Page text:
Category: Robert Graves

Living Without Heroes

“I think continually of those who were truly great–
The names of those who in their lives fought for life,
Who wore at their hearts the fire’s centre.”

-Stephen Spender

I don’t have heroes any more. Not really. When I was growing up there were certain sports stars I revered and as a six year old I looked on in wonder as Neil Armstrong and Buzz Aldrin gamboled about on the pitted, ancient surface of the moon.

Now I’m a man in my mid-forties and my views on the subject of heroes have been jaundiced by decades of lies and evasions from leaders of all political persuasions. Athletes these days are remote, rich and juiced on any performance enhancing drug they can get their hands on. And it turns out that Neil Armstrong is a rather cold, undemonstrative man and Buzz Aldrin spent the entire Apollo mission sulking because he wasn’t going to be the first one out the hatch once they set down in the Sea of Tranquility.

Heroes nowadays are at a disadvantage—Caesar and Alexander and Boadicea never had to put up with celebrity biographers (just malicious gossip), the Andrew Mortons and Kitty Kelleys of the world peeping in keyholes and tracking down anyone with a bit of tittle to tattle. It’s hard to rally the citizenry and inspire high minded ideals while trying to cover up or defend some transgression or moral lapse. The optics are really awful.

When I’m looking for a bit of inspiration, a true tale to remind me of the strength and resilience of the human spirit, I look to the past, often the very distant past. Seeking those individuals who seized control of their own fates, who were determined, regardless of the cost “to strive, to seek, to find, and not to yield” (Tennyson). These men and women didn’t employ spin doctors or commission polls before determining policies and tactics.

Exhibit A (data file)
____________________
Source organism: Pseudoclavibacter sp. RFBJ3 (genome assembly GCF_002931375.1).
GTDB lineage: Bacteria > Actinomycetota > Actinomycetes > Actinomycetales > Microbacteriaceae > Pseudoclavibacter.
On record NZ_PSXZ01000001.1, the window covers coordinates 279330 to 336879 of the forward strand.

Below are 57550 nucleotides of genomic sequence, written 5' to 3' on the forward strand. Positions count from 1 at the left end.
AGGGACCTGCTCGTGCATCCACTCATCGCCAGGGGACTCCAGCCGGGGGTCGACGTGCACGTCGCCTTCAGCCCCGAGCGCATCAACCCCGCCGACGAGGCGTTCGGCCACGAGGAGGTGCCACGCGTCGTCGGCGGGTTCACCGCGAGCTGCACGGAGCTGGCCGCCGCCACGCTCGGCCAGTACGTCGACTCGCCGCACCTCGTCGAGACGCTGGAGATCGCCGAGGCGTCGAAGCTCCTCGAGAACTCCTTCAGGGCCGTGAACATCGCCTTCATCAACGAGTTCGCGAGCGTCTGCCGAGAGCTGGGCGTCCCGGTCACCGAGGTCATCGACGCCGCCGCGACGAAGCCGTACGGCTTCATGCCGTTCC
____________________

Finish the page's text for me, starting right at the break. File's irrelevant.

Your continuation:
We don’t find leaders of the quality of Leonidas, Xenophon or Marcus Aurelius in the halls of power these days. No figures of unimpeachable authority and strength to admire and emulate.

Take a look at the head of state of your country. Would you follow that person to the ends of the earth, serve them without question, suffer extreme deprivation, enter the very depths of Hell itself at their behest?

I rest my case.

Do the soldiers serving in Afghanistan and Iraq feel heroic, like latter-day versions of Achilles and Agamemnon, laying siege to the fortresses of terrorism? Or are they just guys and gals who have a job to do, a family to support, hoping and praying each and every night before they bed down that they’ll survive their tours of duty?

We’ve become a smaller people, soft and pliant; hedonistic narcissists, indifferent to the world around us. We don’t dare dream and rarely does our gaze stray to the horizon line (for the most part we keep our heads down and try not to meet anyone’s eyes).

Historical narratives presented by the likes of Stephen Pressfield, Conn Iggulden, Robert Graves and Michael Curtis Ford evoke past ages with thrilling vigor and elan. These authors devote incredible time and energy researching the great and near great, presenting us with gorgeous, vibrant, utterly convincing portrayals that are documentary-like in their realism, provoking a constant sense of you are there. In the process, we are reminded of what frail and timid things we are in comparison, how addicted to creature comforts, how far removed from suffering and strife. We were a much sturdier, hardier breed in days of yore.

In America, it was the pioneers who came closest to the kind of heroic courage that is the making of myths and legends. Unfortunately, they soon gave way to the lawyers and bankers, mercantilism replacing true grit. From Kit Carson and Jim Bridger, Lewis & Clark and Davey Crockett to being a “nation of shopkeepers”.

I grieve for what has been lost—the price of “progress”, which seems to instill a desire for stability, comfort…and mediocrity. I crave heroes, the visions and dreams they inspire. We’re poorer as a species without such men and women. They show us what might be possible if we exert ourselves for a higher purpose and deny or withhold from us the bright attractions of commonplace things.

Under a Spell